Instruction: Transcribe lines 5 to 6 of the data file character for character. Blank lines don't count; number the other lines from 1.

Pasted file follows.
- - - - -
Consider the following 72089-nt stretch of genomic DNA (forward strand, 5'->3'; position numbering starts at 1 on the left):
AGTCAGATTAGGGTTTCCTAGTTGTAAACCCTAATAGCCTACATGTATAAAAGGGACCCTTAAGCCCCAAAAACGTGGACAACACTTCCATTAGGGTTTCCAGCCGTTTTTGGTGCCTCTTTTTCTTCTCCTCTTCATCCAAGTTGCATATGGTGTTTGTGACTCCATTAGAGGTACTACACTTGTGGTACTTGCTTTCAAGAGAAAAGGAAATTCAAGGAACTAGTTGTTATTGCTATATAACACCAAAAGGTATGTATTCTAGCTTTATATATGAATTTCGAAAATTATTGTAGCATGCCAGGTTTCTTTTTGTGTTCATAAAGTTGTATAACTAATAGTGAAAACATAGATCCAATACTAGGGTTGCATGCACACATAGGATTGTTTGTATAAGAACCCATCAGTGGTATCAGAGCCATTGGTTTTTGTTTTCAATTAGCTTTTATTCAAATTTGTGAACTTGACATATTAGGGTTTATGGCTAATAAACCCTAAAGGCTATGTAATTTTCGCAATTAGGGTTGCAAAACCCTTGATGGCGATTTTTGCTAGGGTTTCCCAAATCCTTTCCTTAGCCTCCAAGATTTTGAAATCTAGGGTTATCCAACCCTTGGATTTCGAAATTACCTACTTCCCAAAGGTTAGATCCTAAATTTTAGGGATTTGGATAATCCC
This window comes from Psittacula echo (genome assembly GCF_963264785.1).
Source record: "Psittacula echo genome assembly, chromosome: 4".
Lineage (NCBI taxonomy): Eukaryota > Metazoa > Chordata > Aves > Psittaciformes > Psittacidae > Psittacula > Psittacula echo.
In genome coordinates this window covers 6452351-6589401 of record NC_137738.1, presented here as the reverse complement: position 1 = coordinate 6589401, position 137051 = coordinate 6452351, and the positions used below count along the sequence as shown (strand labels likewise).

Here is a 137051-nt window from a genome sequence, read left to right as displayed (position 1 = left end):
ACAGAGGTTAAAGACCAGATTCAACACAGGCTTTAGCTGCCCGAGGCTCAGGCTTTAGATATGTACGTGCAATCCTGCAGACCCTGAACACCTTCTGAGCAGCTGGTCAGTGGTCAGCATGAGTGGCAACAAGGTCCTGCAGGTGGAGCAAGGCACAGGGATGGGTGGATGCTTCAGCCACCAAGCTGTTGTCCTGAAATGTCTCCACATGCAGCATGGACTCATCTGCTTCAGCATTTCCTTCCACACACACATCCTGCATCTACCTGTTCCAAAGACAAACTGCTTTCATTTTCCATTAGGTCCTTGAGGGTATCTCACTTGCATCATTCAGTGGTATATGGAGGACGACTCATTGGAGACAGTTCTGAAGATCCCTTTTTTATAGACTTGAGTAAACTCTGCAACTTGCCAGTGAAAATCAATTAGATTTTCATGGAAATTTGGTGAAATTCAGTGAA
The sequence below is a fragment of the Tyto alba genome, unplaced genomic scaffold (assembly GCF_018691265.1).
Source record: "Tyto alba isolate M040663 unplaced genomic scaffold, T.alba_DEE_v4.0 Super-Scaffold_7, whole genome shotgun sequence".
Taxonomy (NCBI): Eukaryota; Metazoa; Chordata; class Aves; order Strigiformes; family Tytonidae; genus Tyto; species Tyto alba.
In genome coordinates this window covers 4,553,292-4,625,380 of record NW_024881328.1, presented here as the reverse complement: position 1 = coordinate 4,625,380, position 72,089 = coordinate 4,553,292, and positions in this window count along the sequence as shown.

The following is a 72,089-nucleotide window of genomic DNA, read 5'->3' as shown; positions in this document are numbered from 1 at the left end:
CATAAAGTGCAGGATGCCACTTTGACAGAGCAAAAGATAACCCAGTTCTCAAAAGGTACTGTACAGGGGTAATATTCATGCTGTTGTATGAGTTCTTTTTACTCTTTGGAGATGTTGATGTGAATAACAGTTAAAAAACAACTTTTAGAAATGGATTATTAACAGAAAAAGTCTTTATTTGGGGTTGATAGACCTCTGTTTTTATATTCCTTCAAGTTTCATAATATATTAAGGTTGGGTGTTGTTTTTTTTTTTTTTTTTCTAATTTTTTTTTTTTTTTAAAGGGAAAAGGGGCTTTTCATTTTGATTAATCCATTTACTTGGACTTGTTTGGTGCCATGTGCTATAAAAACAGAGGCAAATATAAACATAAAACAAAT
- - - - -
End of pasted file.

Lineage (NCBI taxonomy): Eukaryota > Metazoa > Chordata > Aves > Psittaciformes > Psittacidae > Psittacula > Psittacula echo.
In genome coordinates this window covers 6452351-6589401 of record NC_137738.1, presented here as the reverse complement: position 1 = coordinate 6589401, position 137051 = coordinate 6452351, and the positions used below count along the sequence as shown (strand labels likewise).